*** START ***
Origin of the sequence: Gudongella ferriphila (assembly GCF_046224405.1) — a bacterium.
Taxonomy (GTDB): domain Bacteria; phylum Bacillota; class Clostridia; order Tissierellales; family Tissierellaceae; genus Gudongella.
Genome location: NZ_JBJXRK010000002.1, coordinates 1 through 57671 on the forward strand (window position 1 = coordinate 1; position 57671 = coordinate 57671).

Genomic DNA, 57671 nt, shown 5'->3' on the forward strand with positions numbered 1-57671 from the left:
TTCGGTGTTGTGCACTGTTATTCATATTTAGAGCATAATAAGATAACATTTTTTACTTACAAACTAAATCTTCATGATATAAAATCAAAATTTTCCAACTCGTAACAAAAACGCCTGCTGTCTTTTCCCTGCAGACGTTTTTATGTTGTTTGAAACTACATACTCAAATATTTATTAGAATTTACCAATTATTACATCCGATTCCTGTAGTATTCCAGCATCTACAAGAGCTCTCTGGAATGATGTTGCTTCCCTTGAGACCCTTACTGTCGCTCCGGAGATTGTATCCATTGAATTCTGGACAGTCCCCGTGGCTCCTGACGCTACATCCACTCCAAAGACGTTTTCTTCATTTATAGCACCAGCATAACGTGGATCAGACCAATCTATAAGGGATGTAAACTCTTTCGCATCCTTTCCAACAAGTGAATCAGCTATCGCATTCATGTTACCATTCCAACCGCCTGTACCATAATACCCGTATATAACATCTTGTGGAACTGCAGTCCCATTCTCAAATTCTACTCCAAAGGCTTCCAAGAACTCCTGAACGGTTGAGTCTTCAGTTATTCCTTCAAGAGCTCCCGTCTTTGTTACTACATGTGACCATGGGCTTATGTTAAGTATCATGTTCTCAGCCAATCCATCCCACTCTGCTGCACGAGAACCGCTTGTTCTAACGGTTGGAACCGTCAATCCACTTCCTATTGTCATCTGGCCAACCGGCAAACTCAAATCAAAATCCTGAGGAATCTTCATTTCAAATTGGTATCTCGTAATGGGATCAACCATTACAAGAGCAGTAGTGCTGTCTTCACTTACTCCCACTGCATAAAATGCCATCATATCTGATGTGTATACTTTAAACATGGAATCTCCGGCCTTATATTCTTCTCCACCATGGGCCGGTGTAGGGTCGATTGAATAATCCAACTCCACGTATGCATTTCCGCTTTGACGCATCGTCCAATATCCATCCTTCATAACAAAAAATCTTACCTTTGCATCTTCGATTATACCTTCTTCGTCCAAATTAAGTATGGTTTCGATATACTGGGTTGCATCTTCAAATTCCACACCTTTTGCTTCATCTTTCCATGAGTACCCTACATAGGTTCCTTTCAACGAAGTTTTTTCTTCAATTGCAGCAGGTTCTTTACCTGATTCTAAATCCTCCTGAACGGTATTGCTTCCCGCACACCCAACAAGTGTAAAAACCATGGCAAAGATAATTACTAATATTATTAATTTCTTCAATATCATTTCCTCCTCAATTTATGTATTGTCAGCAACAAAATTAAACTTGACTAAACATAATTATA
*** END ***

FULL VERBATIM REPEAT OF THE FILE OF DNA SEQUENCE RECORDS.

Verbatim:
Origin of the sequence: Gudongella ferriphila (assembly GCF_046224405.1) — a bacterium.
Taxonomy (GTDB): domain Bacteria; phylum Bacillota; class Clostridia; order Tissierellales; family Tissierellaceae; genus Gudongella.
Genome location: NZ_JBJXRK010000002.1, coordinates 1 through 57671 on the forward strand (window position 1 = coordinate 1; position 57671 = coordinate 57671).

Genomic DNA, 57671 nt, shown 5'->3' on the forward strand with positions numbered 1-57671 from the left:
TTCGGTGTTGTGCACTGTTATTCATATTTAGAGCATAATAAGATAACATTTTTTACTTACAAACTAAATCTTCATGATATAAAATCAAAATTTTCCAACTCGTAACAAAAACGCCTGCTGTCTTTTCCCTGCAGACGTTTTTATGTTGTTTGAAACTACATACTCAAATATTTATTAGAATTTACCAATTATTACATCCGATTCCTGTAGTATTCCAGCATCTACAAGAGCTCTCTGGAATGATGTTGCTTCCCTTGAGACCCTTACTGTCGCTCCGGAGATTGTATCCATTGAATTCTGGACAGTCCCCGTGGCTCCTGACGCTACATCCACTCCAAAGACGTTTTCTTCATTTATAGCACCAGCATAACGTGGATCAGACCAATCTATAAGGGATGTAAACTCTTTCGCATCCTTTCCAACAAGTGAATCAGCTATCGCATTCATGTTACCATTCCAACCGCCTGTACCATAATACCCGTATATAACATCTTGTGGAACTGCAGTCCCATTCTCAAATTCTACTCCAAAGGCTTCCAAGAACTCCTGAACGGTTGAGTCTTCAGTTATTCCTTCAAGAGCTCCCGTCTTTGTTACTACATGTGACCATGGGCTTATGTTAAGTATCATGTTCTCAGCCAATCCATCCCACTCTGCTGCACGAGAACCGCTTGTTCTAACGGTTGGAACCGTCAATCCACTTCCTATTGTCATCTGGCCAACCGGCAAACTCAAATCAAAATCCTGAGGAATCTTCATTTCAAATTGGTATCTCGTAATGGGATCAACCATTACAAGAGCAGTAGTGCTGTCTTCACTTACTCCCACTGCATAAAATGCCATCATATCTGATGTGTATACTTTAAACATGGAATCTCCGGCCTTATATTCTTCTCCACCATGGGCCGGTGTAGGGTCGATTGAATAATCCAACTCCACGTATGCATTTCCGCTTTGACGCATCGTCCAATATCCATCCTTCATAACAAAAAATCTTACCTTTGCATCTTCGATTATACCTTCTTCGTCCAAATTAAGTATGGTTTCGATATACTGGGTTGCATCTTCAAATTCCACACCTTTTGCTTCATCTTTCCATGAGTACCCTACATAGGTTCCTTTCAACGAAGTTTTTTCTTCAATTGCAGCAGGTTCTTTACCTGATTCTAAATCCTCCTGAACGGTATTGCTTCCCGCACACCCAACAAGTGTAAAAACCATGGCAAAGATAATTACTAATATTATTAATTTCTTCAATATCATTTCCTCCTCAATTTATGTATTGTCAGCAACAAAATTAAACTTGACTAAACATAATTATA